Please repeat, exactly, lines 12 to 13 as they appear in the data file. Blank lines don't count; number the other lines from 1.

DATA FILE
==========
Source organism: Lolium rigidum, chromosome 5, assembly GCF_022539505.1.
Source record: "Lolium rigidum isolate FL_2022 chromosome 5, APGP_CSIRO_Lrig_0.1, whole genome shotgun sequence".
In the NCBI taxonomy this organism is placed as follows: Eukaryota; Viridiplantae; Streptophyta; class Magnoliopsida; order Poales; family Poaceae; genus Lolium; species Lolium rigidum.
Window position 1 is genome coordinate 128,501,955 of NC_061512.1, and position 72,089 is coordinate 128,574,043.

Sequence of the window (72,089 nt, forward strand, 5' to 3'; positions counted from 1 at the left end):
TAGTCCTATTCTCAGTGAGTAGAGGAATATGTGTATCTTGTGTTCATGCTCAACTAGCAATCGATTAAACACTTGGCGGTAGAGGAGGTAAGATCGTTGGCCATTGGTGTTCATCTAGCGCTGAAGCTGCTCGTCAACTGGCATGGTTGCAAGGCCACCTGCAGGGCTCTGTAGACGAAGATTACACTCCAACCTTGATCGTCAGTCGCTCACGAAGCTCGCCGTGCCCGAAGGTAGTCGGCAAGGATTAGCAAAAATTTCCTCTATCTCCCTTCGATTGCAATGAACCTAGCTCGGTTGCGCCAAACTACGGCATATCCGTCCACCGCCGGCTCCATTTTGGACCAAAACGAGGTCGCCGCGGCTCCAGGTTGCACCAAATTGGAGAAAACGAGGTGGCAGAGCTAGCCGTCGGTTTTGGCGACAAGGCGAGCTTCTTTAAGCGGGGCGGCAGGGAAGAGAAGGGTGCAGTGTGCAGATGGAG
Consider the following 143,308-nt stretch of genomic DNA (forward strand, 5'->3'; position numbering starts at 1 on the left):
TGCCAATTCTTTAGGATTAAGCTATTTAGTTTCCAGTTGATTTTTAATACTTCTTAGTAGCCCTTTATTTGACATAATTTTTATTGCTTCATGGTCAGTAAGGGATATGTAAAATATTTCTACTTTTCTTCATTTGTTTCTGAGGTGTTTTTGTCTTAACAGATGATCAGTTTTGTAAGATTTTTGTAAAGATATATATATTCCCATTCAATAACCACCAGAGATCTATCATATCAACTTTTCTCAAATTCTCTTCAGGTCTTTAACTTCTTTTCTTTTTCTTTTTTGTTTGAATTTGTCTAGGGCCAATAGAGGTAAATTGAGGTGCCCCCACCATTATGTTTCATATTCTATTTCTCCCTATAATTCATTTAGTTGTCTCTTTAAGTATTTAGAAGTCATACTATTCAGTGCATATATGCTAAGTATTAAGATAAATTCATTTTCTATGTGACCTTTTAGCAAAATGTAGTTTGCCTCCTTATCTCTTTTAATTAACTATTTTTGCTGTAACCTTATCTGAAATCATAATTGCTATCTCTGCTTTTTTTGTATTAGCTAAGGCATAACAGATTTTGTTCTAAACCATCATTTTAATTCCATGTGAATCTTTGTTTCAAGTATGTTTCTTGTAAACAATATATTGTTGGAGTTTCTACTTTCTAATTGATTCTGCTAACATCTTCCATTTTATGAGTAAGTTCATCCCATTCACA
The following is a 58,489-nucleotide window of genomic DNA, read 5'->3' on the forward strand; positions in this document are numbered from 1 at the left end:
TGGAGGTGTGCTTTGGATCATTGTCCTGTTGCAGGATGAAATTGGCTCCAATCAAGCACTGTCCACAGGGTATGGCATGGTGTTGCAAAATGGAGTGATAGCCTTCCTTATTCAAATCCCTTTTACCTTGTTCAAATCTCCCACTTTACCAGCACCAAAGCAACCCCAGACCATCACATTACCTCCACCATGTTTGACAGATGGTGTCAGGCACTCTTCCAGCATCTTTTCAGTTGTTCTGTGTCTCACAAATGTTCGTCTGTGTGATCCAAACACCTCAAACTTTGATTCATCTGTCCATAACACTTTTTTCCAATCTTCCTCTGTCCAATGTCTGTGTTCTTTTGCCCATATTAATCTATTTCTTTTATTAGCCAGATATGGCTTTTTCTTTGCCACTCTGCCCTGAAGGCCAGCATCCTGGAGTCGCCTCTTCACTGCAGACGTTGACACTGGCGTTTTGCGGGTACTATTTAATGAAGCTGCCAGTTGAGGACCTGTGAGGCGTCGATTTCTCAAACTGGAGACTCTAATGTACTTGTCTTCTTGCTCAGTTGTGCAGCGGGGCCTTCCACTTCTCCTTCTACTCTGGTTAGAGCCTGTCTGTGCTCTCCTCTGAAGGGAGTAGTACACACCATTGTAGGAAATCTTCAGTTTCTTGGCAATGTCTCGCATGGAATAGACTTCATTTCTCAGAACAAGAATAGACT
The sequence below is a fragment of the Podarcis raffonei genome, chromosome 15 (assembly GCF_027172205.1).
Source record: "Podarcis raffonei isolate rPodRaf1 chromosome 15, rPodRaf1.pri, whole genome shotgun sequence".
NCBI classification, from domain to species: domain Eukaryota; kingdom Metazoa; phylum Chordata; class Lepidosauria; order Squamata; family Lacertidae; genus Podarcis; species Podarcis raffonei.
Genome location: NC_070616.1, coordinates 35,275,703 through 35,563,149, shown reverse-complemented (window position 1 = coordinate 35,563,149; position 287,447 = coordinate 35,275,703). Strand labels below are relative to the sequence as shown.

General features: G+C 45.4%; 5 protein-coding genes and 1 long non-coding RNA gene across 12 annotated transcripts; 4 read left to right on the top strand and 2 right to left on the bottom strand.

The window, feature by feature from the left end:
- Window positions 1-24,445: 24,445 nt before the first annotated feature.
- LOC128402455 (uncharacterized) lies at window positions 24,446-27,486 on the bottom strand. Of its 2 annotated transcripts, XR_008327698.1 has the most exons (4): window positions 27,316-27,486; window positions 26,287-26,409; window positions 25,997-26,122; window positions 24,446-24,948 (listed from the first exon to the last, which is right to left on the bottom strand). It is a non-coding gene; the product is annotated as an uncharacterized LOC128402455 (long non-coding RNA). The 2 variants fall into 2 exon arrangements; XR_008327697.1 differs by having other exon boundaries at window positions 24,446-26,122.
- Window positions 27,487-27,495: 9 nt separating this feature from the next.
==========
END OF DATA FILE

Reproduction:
Source record: "Podarcis raffonei isolate rPodRaf1 chromosome 15, rPodRaf1.pri, whole genome shotgun sequence".
NCBI classification, from domain to species: domain Eukaryota; kingdom Metazoa; phylum Chordata; class Lepidosauria; order Squamata; family Lacertidae; genus Podarcis; species Podarcis raffonei.